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Please use this identifier to cite or link to this item: http://hdl.handle.net/123456789/12536

Title: A Novel Rhabdovirus Isolated from the Straw-Colored Fruit Bat Eidolon helvum, with Signs of Antibodies in Swine and Humans
Authors: Binger, Tabea
Sylverken, Augustina Angelina
Drexler, Jan Felix
Müller, Marcel Alexander
Kallies, René
et. al
Issue Date: Apr-2015
Publisher: American Society for Microbiology
Citation: Binger T, Annan A, Drexler JF, Müller MA, Kallies R, Adankwah E, Wollny R, Kopp A, Heidemann H, Dei D, Agya-Yao FC, Junglen S, Feldt T, Kurth A, Oppong S, Adu-Sarkodie Y, Drosten C. 2015. A novel rhabdovirus isolated from the strawcolored fruit bat Eidolon helvum, with signs of antibodies in swine and humans. J Virol 89:4588–4597. doi:10.1128/JVI.02932-14.
Abstract: Bats have been implicated as reservoirs of emerging viruses. Bat species forming large social groups and roosting in proximity to human communities are of particular interest. In this study, we sampled a colony of ca. 350,000 individuals of the straw-colored fruit bat Eidolon helvum in Kumasi, the second largest city of Ghana. A novel rhabdovirus (Kumasi rhabdovirus [KRV]) was isolated in E. helvum cell cultures and passaged to Vero cells as well as interferon-competent human and primate cells (A549 and MA104). Genome composition was typical for a rhabdovirus. KRV was detected in 5.1% of 487 animals, showing association with the spleen but not the brain. Antibody prevalence was 11.5% by immunofluorescence and 6.4% by plaque reduction virus neutralization test (PRNT). Detection throughout 3 sampling years was pronounced in both annual wet seasons, of which only one overlaps the postparturition season. Juvenile bats showed increased viral prevalence. No evidence of infection was obtained in 1,240 female mosquitos (6 different genera) trapped in proximity to the colony to investigate potential vector association. Antibodies were found in 28.9% (5.4% by PRNT) of 107 swine sera but not in similarly large collections of sheep, goat, or cattle sera. The antibody detection rate in human subjects with occupational exposure to the bat colony was 11% (5/45 persons), which was significantly higher than in unexposed adults (0.8% [1/118]; chi square, P<0.001). KRV is a novel bat-associated rhabdovirus potentially transmitted to humans and swine. Disease associations should be investigated.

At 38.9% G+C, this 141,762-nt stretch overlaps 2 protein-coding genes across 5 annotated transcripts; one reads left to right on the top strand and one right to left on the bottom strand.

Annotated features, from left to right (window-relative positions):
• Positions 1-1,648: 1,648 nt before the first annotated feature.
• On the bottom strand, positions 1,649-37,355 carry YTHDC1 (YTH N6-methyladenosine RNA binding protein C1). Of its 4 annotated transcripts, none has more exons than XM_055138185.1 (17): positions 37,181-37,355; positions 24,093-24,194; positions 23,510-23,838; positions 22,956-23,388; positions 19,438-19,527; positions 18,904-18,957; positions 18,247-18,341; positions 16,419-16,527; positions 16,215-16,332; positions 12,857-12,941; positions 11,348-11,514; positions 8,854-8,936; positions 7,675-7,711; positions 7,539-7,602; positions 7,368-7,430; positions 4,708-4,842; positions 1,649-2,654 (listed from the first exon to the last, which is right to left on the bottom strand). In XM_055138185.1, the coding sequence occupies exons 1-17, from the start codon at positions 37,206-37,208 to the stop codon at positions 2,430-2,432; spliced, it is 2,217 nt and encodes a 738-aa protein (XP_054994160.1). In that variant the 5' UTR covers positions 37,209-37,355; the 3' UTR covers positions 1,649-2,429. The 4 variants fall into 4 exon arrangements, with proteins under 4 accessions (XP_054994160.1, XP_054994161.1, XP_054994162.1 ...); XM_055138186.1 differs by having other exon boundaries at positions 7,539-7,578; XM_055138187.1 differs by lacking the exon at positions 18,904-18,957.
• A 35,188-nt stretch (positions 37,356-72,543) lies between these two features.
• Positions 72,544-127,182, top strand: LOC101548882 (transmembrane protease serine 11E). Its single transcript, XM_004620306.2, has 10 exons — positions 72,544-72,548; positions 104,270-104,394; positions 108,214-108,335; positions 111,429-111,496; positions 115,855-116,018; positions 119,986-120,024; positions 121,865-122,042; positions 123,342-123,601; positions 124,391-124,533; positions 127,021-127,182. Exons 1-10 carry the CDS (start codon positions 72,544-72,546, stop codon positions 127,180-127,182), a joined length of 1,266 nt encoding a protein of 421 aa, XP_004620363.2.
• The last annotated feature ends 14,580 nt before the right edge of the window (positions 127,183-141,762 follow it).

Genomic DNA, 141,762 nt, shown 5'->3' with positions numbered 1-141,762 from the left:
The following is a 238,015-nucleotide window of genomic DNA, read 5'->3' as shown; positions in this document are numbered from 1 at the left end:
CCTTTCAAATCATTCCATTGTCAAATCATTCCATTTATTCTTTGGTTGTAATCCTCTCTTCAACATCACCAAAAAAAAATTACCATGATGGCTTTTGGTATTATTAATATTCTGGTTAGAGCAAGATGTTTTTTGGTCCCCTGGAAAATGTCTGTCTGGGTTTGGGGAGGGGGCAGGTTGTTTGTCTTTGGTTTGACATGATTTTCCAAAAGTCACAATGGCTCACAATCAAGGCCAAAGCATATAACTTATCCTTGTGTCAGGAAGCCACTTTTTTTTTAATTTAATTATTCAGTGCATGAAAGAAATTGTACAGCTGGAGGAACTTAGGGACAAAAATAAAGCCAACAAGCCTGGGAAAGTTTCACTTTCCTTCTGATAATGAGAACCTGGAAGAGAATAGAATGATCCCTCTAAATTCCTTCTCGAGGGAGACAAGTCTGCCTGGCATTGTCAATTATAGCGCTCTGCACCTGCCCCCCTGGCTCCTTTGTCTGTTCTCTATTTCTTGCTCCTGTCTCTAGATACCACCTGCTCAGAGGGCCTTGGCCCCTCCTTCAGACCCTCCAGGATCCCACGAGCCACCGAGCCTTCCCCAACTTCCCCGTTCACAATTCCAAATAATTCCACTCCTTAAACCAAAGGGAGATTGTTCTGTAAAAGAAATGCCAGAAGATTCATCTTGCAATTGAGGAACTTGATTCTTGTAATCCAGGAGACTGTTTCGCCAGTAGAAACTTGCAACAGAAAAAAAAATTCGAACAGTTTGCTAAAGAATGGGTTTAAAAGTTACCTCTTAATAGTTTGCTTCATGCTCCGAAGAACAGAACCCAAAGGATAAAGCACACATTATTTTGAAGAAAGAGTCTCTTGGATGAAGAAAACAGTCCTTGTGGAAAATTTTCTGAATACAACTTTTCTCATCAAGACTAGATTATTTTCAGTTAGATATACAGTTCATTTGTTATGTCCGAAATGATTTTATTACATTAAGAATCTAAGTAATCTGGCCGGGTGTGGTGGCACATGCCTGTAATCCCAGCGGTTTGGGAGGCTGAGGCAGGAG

Description: An article published by American Society for Microbiology and also available at doi:10.1128/JVI.02932-14
URI: http://hdl.handle.net/123456789/12536
Appears in Collections:College of Science

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